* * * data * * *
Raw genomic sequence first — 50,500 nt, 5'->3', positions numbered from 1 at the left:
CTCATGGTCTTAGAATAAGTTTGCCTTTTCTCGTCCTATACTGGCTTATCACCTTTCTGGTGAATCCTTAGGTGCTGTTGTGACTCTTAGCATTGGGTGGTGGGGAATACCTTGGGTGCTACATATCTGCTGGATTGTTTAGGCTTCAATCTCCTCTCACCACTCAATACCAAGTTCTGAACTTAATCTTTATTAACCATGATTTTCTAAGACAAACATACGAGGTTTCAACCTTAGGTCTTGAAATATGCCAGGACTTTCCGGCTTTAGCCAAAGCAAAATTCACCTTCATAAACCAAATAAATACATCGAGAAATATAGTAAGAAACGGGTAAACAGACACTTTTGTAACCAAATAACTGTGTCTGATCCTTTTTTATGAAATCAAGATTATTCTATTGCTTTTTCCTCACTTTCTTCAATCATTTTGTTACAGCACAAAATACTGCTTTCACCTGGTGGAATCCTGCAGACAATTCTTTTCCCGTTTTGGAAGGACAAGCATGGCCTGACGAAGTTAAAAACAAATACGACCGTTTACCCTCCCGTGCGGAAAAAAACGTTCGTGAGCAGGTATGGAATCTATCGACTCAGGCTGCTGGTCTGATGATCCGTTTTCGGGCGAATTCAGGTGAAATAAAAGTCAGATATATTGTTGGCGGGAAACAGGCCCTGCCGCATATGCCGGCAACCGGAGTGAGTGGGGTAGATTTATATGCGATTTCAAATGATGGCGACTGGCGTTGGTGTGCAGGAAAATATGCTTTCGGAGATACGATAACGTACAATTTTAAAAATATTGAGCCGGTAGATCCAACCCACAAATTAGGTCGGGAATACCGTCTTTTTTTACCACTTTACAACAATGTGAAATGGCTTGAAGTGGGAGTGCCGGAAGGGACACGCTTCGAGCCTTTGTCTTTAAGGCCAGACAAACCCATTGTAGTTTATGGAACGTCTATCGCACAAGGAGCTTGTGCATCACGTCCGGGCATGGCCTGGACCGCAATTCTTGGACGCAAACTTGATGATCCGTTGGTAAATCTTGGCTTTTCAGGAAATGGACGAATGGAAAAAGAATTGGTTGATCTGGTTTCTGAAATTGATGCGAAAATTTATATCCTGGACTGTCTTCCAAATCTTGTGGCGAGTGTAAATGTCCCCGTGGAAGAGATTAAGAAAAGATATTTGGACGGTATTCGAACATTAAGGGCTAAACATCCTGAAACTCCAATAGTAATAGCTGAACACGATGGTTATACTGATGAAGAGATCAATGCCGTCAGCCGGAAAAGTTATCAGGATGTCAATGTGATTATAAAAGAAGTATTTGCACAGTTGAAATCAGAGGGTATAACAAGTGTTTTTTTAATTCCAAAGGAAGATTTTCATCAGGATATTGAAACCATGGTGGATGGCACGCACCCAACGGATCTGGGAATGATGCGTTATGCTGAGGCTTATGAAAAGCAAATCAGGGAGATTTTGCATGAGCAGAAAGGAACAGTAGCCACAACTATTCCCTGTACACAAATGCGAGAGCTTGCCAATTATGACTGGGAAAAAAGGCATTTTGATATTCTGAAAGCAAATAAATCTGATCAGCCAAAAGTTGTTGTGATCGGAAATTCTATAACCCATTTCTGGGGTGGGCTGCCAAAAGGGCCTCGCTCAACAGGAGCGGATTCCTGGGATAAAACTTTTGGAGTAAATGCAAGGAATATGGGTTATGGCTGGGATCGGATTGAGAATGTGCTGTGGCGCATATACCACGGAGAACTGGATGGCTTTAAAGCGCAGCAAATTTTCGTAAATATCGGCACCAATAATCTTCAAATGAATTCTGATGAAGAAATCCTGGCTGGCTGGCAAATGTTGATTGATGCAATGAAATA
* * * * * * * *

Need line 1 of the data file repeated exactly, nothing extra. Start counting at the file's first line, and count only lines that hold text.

Raw genomic sequence first — 50,500 nt, 5'->3', positions numbered from 1 at the left: